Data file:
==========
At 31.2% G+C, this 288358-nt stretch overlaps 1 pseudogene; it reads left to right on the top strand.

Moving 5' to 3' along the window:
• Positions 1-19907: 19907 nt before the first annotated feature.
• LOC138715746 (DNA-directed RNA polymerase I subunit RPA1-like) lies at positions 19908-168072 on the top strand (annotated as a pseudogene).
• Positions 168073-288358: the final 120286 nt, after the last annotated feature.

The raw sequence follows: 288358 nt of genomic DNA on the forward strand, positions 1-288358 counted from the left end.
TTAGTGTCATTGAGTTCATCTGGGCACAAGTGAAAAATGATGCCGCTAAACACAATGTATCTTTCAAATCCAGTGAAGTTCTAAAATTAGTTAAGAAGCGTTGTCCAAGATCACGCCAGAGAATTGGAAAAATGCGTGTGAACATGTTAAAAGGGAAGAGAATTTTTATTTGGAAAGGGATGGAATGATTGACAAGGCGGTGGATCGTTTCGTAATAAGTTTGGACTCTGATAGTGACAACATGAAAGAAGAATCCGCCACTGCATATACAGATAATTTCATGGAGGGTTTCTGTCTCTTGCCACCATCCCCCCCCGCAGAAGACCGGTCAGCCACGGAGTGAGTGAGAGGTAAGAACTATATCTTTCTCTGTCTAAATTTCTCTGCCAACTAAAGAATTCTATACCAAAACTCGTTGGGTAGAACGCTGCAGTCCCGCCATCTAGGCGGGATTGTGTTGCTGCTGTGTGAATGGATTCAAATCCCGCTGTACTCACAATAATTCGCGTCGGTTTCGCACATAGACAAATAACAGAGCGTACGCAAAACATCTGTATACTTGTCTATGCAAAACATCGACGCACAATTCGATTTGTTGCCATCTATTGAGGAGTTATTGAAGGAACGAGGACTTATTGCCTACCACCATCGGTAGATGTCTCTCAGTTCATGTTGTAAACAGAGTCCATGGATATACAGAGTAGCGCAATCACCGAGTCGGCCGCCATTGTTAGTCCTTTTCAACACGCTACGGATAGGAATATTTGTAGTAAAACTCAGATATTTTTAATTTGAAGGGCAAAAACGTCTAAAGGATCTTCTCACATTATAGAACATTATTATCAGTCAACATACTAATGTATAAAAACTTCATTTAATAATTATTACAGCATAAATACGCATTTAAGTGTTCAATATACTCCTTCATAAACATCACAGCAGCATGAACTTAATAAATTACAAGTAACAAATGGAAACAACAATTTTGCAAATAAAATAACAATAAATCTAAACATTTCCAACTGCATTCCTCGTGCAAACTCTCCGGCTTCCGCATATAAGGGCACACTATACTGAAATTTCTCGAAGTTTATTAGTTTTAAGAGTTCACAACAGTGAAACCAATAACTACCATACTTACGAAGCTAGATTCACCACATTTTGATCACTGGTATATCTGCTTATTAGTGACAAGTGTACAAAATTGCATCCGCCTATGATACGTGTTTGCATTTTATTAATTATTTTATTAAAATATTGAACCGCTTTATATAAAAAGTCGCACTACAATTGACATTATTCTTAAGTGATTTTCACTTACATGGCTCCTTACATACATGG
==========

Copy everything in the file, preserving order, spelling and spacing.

At 31.2% G+C, this 288358-nt stretch overlaps 1 pseudogene; it reads left to right on the top strand.

Moving 5' to 3' along the window:
• Positions 1-19907: 19907 nt before the first annotated feature.
• LOC138715746 (DNA-directed RNA polymerase I subunit RPA1-like) lies at positions 19908-168072 on the top strand (annotated as a pseudogene).
• Positions 168073-288358: the final 120286 nt, after the last annotated feature.

The raw sequence follows: 288358 nt of genomic DNA on the forward strand, positions 1-288358 counted from the left end.
TTAGTGTCATTGAGTTCATCTGGGCACAAGTGAAAAATGATGCCGCTAAACACAATGTATCTTTCAAATCCAGTGAAGTTCTAAAATTAGTTAAGAAGCGTTGTCCAAGATCACGCCAGAGAATTGGAAAAATGCGTGTGAACATGTTAAAAGGGAAGAGAATTTTTATTTGGAAAGGGATGGAATGATTGACAAGGCGGTGGATCGTTTCGTAATAAGTTTGGACTCTGATAGTGACAACATGAAAGAAGAATCCGCCACTGCATATACAGATAATTTCATGGAGGGTTTCTGTCTCTTGCCACCATCCCCCCCCGCAGAAGACCGGTCAGCCACGGAGTGAGTGAGAGGTAAGAACTATATCTTTCTCTGTCTAAATTTCTCTGCCAACTAAAGAATTCTATACCAAAACTCGTTGGGTAGAACGCTGCAGTCCCGCCATCTAGGCGGGATTGTGTTGCTGCTGTGTGAATGGATTCAAATCCCGCTGTACTCACAATAATTCGCGTCGGTTTCGCACATAGACAAATAACAGAGCGTACGCAAAACATCTGTATACTTGTCTATGCAAAACATCGACGCACAATTCGATTTGTTGCCATCTATTGAGGAGTTATTGAAGGAACGAGGACTTATTGCCTACCACCATCGGTAGATGTCTCTCAGTTCATGTTGTAAACAGAGTCCATGGATATACAGAGTAGCGCAATCACCGAGTCGGCCGCCATTGTTAGTCCTTTTCAACACGCTACGGATAGGAATATTTGTAGTAAAACTCAGATATTTTTAATTTGAAGGGCAAAAACGTCTAAAGGATCTTCTCACATTATAGAACATTATTATCAGTCAACATACTAATGTATAAAAACTTCATTTAATAATTATTACAGCATAAATACGCATTTAAGTGTTCAATATACTCCTTCATAAACATCACAGCAGCATGAACTTAATAAATTACAAGTAACAAATGGAAACAACAATTTTGCAAATAAAATAACAATAAATCTAAACATTTCCAACTGCATTCCTCGTGCAAACTCTCCGGCTTCCGCATATAAGGGCACACTATACTGAAATTTCTCGAAGTTTATTAGTTTTAAGAGTTCACAACAGTGAAACCAATAACTACCATACTTACGAAGCTAGATTCACCACATTTTGATCACTGGTATATCTGCTTATTAGTGACAAGTGTACAAAATTGCATCCGCCTATGATACGTGTTTGCATTTTATTAATTATTTTATTAAAATATTGAACCGCTTTATATAAAAAGTCGCACTACAATTGACATTATTCTTAAGTGATTTTCACTTACATGGCTCCTTACATACATGG